5. Celio CI, Durlak J, Dymnicki A 2011 A meta-analysis of the impact of service-learning on students J Experiential Educ 34 2 164 181 10.5193/JEE34.2.164 http://dx.doi.org/10.5193/JEE34.2.164
6. Freeman S, et al 2014 Active learning increases student performance in science, engineering, and mathematics Proc Natl Acad Sci 111 23 8410 8415 10.1073/pnas.1319030111 24821756 4060654 http://dx.doi.org/10.1073/pnas.1319030111
7. Larios-Sanz M, Simmons AD, Bagnall RA, Rosell RC 2011 Implementation of a service-learning module in medical microbiology and cell biology classes at an undergraduate liberal arts university J Microbiol Biol Educ 12 1 29 37 10.1128/jmbe.v12i1.274 23653736 3577226 http://dx.doi.org/10.1128/jmbe.v12i1.274
8. Lies JM, Bock T, Brandenberger J, Trozzolo TA 2012 The effects of off-campus service learning on the moral reasoning of college students J Moral Educ 41 2 189 199 10.1080/03057240.2012.669925 http://dx.doi.org/10.1080/03057240.2012.669925
9. Snow M, White GL, Kim HS 2008 Inexpensive and time-efficient hand hygiene interventions increase elementary school children’s hand hygiene rates J School Health 78 4 230 233 10.1111/j.1746-1561.2008.00291.x 18336683 http://dx.doi.org/10.1111/j.1746-1561.2008.00291.x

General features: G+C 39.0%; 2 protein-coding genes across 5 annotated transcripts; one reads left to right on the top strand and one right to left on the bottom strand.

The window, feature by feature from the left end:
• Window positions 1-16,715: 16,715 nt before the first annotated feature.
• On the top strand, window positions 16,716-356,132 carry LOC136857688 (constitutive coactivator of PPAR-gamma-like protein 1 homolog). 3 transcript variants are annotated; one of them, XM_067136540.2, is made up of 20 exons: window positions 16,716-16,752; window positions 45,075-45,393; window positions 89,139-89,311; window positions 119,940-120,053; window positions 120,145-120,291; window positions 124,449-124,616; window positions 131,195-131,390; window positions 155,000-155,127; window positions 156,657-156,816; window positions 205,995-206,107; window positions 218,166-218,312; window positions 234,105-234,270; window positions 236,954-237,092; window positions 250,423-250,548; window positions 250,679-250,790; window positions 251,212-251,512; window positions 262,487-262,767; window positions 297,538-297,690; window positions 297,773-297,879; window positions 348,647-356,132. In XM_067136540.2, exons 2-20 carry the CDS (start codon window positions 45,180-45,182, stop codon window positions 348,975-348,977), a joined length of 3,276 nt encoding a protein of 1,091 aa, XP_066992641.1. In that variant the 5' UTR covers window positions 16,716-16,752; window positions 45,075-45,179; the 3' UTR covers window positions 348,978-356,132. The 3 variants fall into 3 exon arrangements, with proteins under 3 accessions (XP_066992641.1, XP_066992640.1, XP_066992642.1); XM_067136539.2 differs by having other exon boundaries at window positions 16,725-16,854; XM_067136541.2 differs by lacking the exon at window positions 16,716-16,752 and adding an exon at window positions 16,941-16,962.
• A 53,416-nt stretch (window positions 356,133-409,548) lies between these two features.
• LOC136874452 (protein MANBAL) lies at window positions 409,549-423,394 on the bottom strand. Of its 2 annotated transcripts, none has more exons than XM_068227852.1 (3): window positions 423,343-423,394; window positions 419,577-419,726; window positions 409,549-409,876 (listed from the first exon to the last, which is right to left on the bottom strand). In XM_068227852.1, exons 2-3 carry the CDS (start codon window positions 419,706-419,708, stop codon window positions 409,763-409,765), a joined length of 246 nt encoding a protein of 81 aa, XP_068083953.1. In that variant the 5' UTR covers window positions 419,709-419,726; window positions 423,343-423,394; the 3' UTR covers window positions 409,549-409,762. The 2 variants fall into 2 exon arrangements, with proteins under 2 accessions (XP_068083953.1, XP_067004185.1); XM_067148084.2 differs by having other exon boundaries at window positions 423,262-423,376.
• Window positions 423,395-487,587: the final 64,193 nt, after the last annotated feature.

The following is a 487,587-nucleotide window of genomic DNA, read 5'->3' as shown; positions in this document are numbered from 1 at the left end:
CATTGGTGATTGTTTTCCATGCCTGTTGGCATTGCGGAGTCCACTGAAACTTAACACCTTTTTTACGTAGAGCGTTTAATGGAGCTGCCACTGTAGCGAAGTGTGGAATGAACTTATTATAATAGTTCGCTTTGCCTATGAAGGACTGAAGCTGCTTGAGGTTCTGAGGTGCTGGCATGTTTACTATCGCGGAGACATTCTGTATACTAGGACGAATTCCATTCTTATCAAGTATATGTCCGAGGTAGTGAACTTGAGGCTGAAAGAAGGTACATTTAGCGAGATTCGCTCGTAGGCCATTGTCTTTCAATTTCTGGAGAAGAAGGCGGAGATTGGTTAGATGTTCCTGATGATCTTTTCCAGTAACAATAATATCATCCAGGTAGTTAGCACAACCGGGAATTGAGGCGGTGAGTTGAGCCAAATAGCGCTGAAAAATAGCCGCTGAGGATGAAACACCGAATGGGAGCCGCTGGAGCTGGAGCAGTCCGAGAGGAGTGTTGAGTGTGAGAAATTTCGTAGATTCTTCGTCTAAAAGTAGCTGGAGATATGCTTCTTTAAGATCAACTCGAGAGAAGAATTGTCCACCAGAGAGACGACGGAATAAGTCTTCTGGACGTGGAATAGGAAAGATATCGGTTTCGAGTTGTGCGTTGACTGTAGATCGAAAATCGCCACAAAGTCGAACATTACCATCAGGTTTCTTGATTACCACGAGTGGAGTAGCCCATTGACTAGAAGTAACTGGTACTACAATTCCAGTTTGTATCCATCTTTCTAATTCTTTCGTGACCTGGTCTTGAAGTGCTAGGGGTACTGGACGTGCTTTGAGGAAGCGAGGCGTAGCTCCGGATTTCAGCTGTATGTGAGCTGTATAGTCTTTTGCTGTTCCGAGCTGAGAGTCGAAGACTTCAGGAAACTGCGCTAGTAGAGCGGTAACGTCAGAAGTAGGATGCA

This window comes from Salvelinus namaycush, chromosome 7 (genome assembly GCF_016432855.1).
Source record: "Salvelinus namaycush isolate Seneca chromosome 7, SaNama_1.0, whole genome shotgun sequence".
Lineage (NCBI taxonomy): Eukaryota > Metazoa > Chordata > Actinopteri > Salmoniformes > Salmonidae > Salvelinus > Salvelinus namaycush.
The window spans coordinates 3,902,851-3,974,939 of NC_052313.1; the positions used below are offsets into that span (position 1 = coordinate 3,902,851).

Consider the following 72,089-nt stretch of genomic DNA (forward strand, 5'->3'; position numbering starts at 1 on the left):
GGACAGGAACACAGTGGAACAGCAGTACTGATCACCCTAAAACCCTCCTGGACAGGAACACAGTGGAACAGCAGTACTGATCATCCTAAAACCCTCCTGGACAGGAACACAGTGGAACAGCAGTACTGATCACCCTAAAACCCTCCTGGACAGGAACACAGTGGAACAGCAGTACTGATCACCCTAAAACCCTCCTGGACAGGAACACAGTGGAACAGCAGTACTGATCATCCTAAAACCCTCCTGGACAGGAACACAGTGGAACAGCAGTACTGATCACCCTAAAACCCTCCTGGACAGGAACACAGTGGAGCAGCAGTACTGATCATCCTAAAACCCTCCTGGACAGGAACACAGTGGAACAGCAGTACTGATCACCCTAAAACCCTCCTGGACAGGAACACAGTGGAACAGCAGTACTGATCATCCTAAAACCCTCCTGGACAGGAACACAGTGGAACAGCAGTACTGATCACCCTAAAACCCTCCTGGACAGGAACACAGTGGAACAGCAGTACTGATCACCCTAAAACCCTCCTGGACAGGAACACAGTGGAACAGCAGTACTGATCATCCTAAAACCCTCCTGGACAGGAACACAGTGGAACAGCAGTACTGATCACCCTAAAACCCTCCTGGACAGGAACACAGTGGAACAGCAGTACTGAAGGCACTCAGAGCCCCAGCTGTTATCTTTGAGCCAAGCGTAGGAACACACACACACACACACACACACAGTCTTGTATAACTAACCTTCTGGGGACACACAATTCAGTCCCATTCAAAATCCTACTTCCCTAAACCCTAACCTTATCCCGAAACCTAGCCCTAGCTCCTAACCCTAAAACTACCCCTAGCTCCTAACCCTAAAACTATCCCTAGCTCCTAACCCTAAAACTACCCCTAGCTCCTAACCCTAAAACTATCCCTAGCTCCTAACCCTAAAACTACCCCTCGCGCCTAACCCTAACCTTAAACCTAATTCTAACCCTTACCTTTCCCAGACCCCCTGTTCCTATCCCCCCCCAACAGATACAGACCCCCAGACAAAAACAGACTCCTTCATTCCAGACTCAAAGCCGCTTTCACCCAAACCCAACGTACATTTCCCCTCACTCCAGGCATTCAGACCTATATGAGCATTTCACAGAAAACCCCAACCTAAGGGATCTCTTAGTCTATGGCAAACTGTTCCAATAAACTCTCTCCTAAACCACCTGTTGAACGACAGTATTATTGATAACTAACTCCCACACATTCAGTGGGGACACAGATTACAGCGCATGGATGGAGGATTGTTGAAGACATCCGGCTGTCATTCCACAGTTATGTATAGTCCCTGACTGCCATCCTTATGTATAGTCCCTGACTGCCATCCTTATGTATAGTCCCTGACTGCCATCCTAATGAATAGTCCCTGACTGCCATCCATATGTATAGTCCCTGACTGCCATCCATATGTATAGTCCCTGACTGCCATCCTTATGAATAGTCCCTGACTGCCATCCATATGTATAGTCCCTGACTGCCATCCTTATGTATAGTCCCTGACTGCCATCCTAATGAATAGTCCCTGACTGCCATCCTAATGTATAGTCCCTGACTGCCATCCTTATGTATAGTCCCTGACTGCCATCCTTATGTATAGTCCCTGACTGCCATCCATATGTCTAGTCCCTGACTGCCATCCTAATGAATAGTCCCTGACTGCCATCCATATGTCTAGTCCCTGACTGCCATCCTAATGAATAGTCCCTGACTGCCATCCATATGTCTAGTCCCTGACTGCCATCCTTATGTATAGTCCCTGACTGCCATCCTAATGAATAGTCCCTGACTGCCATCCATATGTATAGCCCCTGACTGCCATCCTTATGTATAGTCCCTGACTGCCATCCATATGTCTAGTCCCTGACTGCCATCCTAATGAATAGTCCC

10. Stohr-Hunt PM 1996 An analysis of frequency of hands-on experience and science achievement J Res Sci Teach 33 1 101 109 10.1002/(SICI)1098-2736(199601)33:1<101::AID-TEA6>3.0.CO;2-Z http://dx.doi.org/10.1002/(SICI)1098-2736(199601)33:1<101::AID-TEA6>3.0.CO;2-Z

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2016-03-01
2019-08-22

Abstract:

Service learning is defined as a strategy in which students apply what they have learned in the classroom to a community service project. Many educators would agree that students often learn best through teaching others. This premise was the motivation for a new service-learning project in which undergraduate microbiology students developed and taught hands-on microbiology lessons to local elementary school children. The lessons included teaching basic information about microbes, disease transmission, antibiotics, vaccines, and methods of disease prevention. This service-learning project benefitted the college students by enforcing their knowledge of microbiology and provided them an opportunity to reach out to children within their community. This project also benefitted the local schools by teaching the younger students about microbes, infections, and handwashing. In this paper, I discuss the development and implementation of this new microbiology service-learning project, as well as the observed impact it had on everyone involved.

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FIGURE 1

Results of survey given to elementary teachers after microbiology lessons were presented to their class (=13).

Source: J. Microbiol. Biol. Educ. March 2016 vol. 17 no. 1 86-89. doi:10.1128/jmbe.v17i1.997
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Image of FIGURE 2

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FIGURE 2

Results of survey given to college students after participation in elementary school lessons (=6).

Source: J. Microbiol. Biol. Educ. March 2016 vol. 17 no. 1 86-89. doi:10.1128/jmbe.v17i1.997
Download as Powerpoint